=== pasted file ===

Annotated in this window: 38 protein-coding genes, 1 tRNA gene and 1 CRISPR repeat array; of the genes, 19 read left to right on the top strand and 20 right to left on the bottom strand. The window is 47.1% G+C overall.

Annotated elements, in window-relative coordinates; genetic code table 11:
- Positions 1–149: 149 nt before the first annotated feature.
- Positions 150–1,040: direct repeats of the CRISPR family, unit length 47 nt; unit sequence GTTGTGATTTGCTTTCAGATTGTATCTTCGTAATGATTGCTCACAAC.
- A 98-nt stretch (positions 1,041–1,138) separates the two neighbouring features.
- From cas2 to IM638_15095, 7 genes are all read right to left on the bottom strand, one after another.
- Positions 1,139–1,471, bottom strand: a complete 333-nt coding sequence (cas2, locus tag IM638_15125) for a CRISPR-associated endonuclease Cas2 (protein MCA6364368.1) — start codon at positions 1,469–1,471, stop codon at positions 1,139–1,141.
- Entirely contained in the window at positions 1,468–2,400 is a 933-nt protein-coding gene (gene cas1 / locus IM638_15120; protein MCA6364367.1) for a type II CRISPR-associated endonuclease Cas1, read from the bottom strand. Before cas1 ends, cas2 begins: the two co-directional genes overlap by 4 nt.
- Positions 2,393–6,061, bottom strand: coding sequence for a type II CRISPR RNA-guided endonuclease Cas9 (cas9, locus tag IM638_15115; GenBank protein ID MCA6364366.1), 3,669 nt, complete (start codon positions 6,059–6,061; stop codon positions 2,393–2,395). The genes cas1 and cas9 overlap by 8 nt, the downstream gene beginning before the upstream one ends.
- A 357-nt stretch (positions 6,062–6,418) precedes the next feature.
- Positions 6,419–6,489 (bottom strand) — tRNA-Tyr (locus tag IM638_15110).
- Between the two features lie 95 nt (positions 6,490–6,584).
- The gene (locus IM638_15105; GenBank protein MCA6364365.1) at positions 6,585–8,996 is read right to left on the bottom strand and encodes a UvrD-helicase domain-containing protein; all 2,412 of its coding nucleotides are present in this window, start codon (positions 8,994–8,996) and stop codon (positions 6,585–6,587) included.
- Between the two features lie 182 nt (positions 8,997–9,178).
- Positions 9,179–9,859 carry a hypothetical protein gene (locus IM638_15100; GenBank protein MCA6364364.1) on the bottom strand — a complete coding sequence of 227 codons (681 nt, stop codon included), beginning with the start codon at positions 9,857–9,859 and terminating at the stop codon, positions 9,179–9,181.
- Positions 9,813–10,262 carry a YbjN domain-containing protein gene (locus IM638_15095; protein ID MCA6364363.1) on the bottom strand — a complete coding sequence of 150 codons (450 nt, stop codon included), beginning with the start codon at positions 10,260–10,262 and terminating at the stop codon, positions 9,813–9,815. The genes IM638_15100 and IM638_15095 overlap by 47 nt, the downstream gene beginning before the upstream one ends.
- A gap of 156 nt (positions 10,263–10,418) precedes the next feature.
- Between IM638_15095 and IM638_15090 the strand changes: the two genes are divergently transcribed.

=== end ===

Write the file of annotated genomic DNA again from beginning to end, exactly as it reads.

Annotated in this window: 38 protein-coding genes, 1 tRNA gene and 1 CRISPR repeat array; of the genes, 19 read left to right on the top strand and 20 right to left on the bottom strand. The window is 47.1% G+C overall.

Annotated elements, in window-relative coordinates; genetic code table 11:
- Positions 1–149: 149 nt before the first annotated feature.
- Positions 150–1,040: direct repeats of the CRISPR family, unit length 47 nt; unit sequence GTTGTGATTTGCTTTCAGATTGTATCTTCGTAATGATTGCTCACAAC.
- A 98-nt stretch (positions 1,041–1,138) separates the two neighbouring features.
- From cas2 to IM638_15095, 7 genes are all read right to left on the bottom strand, one after another.
- Positions 1,139–1,471, bottom strand: a complete 333-nt coding sequence (cas2, locus tag IM638_15125) for a CRISPR-associated endonuclease Cas2 (protein MCA6364368.1) — start codon at positions 1,469–1,471, stop codon at positions 1,139–1,141.
- Entirely contained in the window at positions 1,468–2,400 is a 933-nt protein-coding gene (gene cas1 / locus IM638_15120; protein MCA6364367.1) for a type II CRISPR-associated endonuclease Cas1, read from the bottom strand. Before cas1 ends, cas2 begins: the two co-directional genes overlap by 4 nt.
- Positions 2,393–6,061, bottom strand: coding sequence for a type II CRISPR RNA-guided endonuclease Cas9 (cas9, locus tag IM638_15115; GenBank protein ID MCA6364366.1), 3,669 nt, complete (start codon positions 6,059–6,061; stop codon positions 2,393–2,395). The genes cas1 and cas9 overlap by 8 nt, the downstream gene beginning before the upstream one ends.
- A 357-nt stretch (positions 6,062–6,418) precedes the next feature.
- Positions 6,419–6,489 (bottom strand) — tRNA-Tyr (locus tag IM638_15110).
- Between the two features lie 95 nt (positions 6,490–6,584).
- The gene (locus IM638_15105; GenBank protein MCA6364365.1) at positions 6,585–8,996 is read right to left on the bottom strand and encodes a UvrD-helicase domain-containing protein; all 2,412 of its coding nucleotides are present in this window, start codon (positions 8,994–8,996) and stop codon (positions 6,585–6,587) included.
- Between the two features lie 182 nt (positions 8,997–9,178).
- Positions 9,179–9,859 carry a hypothetical protein gene (locus IM638_15100; GenBank protein MCA6364364.1) on the bottom strand — a complete coding sequence of 227 codons (681 nt, stop codon included), beginning with the start codon at positions 9,857–9,859 and terminating at the stop codon, positions 9,179–9,181.
- Positions 9,813–10,262 carry a YbjN domain-containing protein gene (locus IM638_15095; protein ID MCA6364363.1) on the bottom strand — a complete coding sequence of 150 codons (450 nt, stop codon included), beginning with the start codon at positions 10,260–10,262 and terminating at the stop codon, positions 9,813–9,815. The genes IM638_15100 and IM638_15095 overlap by 47 nt, the downstream gene beginning before the upstream one ends.
- A gap of 156 nt (positions 10,263–10,418) precedes the next feature.
- Between IM638_15095 and IM638_15090 the strand changes: the two genes are divergently transcribed.